A former staffer to the late U.S. Sen. Ted Kennedy who attended his first convention more than 20 years ago, Kerrigan said technological advancements are the biggest change on the operations side from convention to convention.
"The app store had launched a week before the Denver convention" when President Barack Obama was first nominated, Kerrigan said. He said this year's DNC app will probably have a broader reach than the more "utilitarian" app the party had four years ago, which was designed for attendees.
Other staffers from Massachusetts — anonymous and invisible to the millions who will tune in to coverage of the event — work in "podium operations," which includes a variety of backstage responsibilities to keep the program running smoothly, and "speaker tracking" — tending to the needs of the officials who will take the stage, Kerrigan said.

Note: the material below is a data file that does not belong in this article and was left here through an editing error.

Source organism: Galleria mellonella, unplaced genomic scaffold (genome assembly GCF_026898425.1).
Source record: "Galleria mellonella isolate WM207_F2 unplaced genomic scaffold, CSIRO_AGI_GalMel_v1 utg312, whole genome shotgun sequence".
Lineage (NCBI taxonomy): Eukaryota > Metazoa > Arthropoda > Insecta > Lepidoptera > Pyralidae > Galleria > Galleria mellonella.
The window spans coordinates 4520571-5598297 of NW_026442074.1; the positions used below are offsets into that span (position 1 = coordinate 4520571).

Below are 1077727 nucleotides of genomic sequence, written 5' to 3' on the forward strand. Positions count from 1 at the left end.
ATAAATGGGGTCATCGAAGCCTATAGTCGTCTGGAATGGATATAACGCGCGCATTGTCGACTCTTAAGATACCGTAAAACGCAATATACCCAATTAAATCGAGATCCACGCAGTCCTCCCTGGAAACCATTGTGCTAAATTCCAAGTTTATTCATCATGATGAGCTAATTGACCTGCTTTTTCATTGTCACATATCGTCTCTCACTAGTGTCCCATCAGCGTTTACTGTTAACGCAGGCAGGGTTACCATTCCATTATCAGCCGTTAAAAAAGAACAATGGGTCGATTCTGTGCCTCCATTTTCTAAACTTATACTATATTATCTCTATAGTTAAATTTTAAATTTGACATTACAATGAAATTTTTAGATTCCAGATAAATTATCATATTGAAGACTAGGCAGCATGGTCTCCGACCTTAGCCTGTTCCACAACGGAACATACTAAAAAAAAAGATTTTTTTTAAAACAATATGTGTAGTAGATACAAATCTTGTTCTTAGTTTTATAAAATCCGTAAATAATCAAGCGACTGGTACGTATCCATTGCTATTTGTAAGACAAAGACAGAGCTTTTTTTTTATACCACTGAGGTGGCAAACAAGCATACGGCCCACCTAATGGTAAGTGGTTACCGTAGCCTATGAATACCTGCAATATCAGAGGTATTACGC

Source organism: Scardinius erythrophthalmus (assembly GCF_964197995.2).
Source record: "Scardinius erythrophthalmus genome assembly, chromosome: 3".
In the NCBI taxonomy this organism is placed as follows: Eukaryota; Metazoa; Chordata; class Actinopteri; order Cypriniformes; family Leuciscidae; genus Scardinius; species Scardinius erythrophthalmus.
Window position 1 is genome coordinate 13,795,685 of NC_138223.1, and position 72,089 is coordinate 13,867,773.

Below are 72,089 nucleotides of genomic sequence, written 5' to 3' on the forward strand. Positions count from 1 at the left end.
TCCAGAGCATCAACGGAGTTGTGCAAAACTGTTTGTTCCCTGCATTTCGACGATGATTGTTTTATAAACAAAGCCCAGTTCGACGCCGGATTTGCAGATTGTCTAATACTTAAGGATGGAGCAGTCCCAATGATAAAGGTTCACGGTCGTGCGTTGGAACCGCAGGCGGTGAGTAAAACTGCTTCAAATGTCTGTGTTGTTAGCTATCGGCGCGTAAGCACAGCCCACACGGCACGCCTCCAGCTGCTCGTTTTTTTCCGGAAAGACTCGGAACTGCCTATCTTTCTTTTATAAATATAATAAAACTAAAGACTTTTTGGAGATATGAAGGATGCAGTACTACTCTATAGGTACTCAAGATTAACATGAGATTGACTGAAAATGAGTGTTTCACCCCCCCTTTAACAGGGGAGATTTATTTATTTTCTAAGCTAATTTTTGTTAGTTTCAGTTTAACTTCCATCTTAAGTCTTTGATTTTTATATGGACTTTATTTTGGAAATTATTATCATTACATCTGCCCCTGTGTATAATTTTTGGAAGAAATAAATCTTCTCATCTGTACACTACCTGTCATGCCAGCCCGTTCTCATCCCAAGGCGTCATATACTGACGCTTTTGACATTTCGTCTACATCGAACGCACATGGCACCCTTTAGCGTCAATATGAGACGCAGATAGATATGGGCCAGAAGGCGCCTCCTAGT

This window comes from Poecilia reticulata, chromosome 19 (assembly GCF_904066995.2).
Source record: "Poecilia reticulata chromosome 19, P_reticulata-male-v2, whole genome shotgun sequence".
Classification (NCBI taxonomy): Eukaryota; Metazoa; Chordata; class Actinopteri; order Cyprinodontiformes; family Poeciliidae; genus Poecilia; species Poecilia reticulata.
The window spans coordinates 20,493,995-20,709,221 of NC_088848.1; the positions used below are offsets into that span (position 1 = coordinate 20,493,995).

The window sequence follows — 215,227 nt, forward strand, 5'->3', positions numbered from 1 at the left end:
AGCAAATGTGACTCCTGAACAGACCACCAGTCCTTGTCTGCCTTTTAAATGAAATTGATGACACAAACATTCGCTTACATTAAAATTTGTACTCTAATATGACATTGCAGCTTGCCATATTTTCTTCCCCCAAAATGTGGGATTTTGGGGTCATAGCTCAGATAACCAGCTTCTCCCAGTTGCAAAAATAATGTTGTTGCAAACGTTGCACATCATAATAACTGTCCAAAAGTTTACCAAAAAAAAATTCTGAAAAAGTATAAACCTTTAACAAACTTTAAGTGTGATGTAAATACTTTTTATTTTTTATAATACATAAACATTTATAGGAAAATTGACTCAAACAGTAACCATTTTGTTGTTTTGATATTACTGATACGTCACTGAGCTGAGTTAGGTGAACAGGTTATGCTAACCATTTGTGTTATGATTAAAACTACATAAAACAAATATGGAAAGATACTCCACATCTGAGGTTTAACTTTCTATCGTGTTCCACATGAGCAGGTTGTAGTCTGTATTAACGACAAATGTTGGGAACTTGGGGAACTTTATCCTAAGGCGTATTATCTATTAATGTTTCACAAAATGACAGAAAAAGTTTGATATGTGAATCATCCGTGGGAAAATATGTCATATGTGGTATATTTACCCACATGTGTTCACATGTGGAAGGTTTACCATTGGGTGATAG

Kerrigan, who will be helping Clinton's "whip" operation as liaison from the campaign to delegates, has been watching the Republican National Convention, where Donald Trump accepted his party's nomination Thursday night, with an eye for the craft.
"It's very typical for Donald Trump and very different for conventions," Kerrigan said.
Planners need to "maximize" their time on television as the networks follow rules that require equal time for each party's convention, Kerrigan said. He expects "enhanced coverage" of the Democratic National Convention because of events running long in Cleveland where Republicans met this week.